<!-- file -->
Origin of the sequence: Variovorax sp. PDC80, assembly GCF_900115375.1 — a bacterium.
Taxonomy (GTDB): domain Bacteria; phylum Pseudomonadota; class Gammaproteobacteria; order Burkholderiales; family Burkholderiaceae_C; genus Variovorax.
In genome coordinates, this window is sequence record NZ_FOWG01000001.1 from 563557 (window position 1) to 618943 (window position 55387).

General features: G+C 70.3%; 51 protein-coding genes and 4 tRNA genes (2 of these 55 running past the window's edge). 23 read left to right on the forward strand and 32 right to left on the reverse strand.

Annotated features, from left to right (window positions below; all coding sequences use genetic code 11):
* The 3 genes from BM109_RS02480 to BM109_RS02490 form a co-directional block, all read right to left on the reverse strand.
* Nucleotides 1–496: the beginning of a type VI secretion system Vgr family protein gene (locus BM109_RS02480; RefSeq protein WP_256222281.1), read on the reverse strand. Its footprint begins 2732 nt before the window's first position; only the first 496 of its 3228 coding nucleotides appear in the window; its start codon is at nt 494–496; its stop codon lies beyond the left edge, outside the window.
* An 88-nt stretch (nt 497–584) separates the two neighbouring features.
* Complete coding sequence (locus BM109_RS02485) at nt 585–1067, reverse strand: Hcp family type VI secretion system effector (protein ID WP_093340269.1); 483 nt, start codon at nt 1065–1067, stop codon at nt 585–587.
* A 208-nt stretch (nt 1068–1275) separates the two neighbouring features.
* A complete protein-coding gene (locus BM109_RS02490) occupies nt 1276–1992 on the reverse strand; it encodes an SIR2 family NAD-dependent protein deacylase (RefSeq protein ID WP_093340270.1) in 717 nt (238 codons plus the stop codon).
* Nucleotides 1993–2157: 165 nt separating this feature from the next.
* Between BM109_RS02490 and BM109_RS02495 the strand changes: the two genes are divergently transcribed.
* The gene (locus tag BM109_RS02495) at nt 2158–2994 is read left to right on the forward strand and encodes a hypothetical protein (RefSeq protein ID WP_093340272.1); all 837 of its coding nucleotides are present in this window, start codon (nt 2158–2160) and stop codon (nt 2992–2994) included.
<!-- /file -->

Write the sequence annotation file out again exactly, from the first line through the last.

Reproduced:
Origin of the sequence: Variovorax sp. PDC80, assembly GCF_900115375.1 — a bacterium.
Taxonomy (GTDB): domain Bacteria; phylum Pseudomonadota; class Gammaproteobacteria; order Burkholderiales; family Burkholderiaceae_C; genus Variovorax.
In genome coordinates, this window is sequence record NZ_FOWG01000001.1 from 563557 (window position 1) to 618943 (window position 55387).

General features: G+C 70.3%; 51 protein-coding genes and 4 tRNA genes (2 of these 55 running past the window's edge). 23 read left to right on the forward strand and 32 right to left on the reverse strand.

Annotated features, from left to right (window positions below; all coding sequences use genetic code 11):
* The 3 genes from BM109_RS02480 to BM109_RS02490 form a co-directional block, all read right to left on the reverse strand.
* Nucleotides 1–496: the beginning of a type VI secretion system Vgr family protein gene (locus BM109_RS02480; RefSeq protein WP_256222281.1), read on the reverse strand. Its footprint begins 2732 nt before the window's first position; only the first 496 of its 3228 coding nucleotides appear in the window; its start codon is at nt 494–496; its stop codon lies beyond the left edge, outside the window.
* An 88-nt stretch (nt 497–584) separates the two neighbouring features.
* Complete coding sequence (locus BM109_RS02485) at nt 585–1067, reverse strand: Hcp family type VI secretion system effector (protein ID WP_093340269.1); 483 nt, start codon at nt 1065–1067, stop codon at nt 585–587.
* A 208-nt stretch (nt 1068–1275) separates the two neighbouring features.
* A complete protein-coding gene (locus BM109_RS02490) occupies nt 1276–1992 on the reverse strand; it encodes an SIR2 family NAD-dependent protein deacylase (RefSeq protein ID WP_093340270.1) in 717 nt (238 codons plus the stop codon).
* Nucleotides 1993–2157: 165 nt separating this feature from the next.
* Between BM109_RS02490 and BM109_RS02495 the strand changes: the two genes are divergently transcribed.
* The gene (locus tag BM109_RS02495) at nt 2158–2994 is read left to right on the forward strand and encodes a hypothetical protein (RefSeq protein ID WP_093340272.1); all 837 of its coding nucleotides are present in this window, start codon (nt 2158–2160) and stop codon (nt 2992–2994) included.